A new project is combining the benefits of sport and nutrition to help thousands of people in North Ayrshire.
The ParkLives project, which started at Dalry Community Sport Club (CSC) and now runs sessions in Kilbirnie and Beith, gives children and adults the opportunity to take part in a range of sports and physical activities outdoors while also providing free food for everyone who goes along.
The sessions are designed to promote social inclusion while allowing local children to experience the physical and mental benefits of taking part in regular sporting activity for free, with the help of volunteers and local Active Schools leaders.
Project Kilbirnie, the Beith Trust and Dalry CSC worked together to run a 16-week programme over the summer for about 7,000 participants in the three towns. An incredible 9,500 portions of food were given out and some nights there were more than 300 people in attendance
The success of the project has led to the sessions continuing inside at Dalry CSC throughout the autumn and winter with the help of coaches from KA Leisure and volunteers.
Allan McGinlay, chairperson of Dalry CSC, said the project had made a big impact for participants. He said: “To align ourselves with North Ayrshire’s priorities, which was social inclusion and food with dignity, we started introducing free food with some of the free activities we put on.
“What’s really good about it is if you go down to the school on Wednesday night you see a lot of parents mixing as well. They get together and have a chat over a cup of tea.
"It’s bringing a lot of people together as well as giving the kids the chance to take part in sport.
“There was a boy at a recent session who had not long joined the school and you could see he was very shy. Within about half an hour you could see him running about with the other kids and having a ball.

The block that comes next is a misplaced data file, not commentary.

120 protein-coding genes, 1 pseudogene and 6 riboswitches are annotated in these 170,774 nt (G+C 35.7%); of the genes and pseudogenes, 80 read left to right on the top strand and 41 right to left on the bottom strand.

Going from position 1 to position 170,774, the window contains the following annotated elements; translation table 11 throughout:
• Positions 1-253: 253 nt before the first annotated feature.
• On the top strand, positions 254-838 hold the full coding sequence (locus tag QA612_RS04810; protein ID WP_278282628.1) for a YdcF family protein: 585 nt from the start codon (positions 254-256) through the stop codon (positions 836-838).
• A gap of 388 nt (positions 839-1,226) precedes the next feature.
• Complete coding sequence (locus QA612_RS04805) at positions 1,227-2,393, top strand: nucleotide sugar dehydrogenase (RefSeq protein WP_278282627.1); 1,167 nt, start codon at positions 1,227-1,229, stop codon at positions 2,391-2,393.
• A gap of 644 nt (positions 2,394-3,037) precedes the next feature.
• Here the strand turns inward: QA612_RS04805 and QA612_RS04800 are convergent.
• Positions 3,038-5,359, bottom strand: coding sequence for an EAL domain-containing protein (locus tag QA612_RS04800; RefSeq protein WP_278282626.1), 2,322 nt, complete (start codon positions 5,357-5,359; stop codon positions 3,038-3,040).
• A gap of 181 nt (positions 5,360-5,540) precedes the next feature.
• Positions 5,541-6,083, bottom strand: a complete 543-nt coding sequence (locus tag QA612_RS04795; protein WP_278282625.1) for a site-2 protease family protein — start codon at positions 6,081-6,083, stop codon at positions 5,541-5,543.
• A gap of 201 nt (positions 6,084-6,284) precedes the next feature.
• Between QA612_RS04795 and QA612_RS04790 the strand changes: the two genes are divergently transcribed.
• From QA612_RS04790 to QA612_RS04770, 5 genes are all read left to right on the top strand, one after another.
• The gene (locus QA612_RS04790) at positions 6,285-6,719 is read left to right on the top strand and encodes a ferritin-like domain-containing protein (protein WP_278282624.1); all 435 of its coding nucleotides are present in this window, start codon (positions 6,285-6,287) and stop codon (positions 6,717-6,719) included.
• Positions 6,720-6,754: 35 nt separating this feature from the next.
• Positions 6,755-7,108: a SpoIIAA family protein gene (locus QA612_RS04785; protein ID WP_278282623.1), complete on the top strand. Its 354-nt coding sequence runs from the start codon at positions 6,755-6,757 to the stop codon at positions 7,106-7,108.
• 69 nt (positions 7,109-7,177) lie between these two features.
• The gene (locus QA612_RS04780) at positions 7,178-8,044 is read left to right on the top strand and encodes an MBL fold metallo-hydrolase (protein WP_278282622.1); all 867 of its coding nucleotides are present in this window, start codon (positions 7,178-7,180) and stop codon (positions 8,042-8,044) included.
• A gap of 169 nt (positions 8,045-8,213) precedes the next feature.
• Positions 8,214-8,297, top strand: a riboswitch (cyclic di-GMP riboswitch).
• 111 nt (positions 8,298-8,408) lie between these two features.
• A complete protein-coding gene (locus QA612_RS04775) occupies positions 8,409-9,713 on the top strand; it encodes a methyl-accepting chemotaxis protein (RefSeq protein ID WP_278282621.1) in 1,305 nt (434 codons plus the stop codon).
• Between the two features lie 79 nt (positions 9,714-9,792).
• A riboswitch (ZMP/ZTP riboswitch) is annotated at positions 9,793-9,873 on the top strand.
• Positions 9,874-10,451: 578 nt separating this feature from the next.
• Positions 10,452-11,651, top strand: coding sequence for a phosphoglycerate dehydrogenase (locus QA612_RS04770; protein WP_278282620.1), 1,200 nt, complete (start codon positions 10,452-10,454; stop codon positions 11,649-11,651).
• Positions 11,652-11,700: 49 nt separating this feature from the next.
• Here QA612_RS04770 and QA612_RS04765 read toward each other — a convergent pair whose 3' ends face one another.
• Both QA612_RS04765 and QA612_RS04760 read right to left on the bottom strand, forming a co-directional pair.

“We’ve had more volunteers stepping forward to help us recently, we get a lot of good feedback from kids and parents on the nights.”
Scott Robertson, KA Leisure community sport officer (hubs), said: “We launched the ParkLives project four years ago with the support of DCSC. The initial project was a simple family activity programme based in the local park.
"It’s been fantastic to see the club take ownership of the project and develop the initiative to other areas in the Garnock Valley. They have recognised local priorities which included dignified food provision and have integrated its inclusion into the programme.”
Community sport hubs are one of sportscotland’s key legacy commitments from the Glasgow 2014 Commonwealth Games. Since 2014 the number of hubs has nearly doubled and is now at an all-time high - Dalry CSC is one of 197 across Scotland.
Hubs bring together sport clubs and community organisations who want to develop and grow the sporting offering in the community.
They focus on community-led approaches that get clubs working together to develop welcoming, safe and fun environments for sport.
Stewart Harris, sportscotland chief executive, said: “We know from experience the life-changing effect of sport participation and that can be seen in hubs across the country.
“It is fantastic to see such a successful partnership working well to benefit so many people in North Ayrshire.”
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About community sports hubs in your area.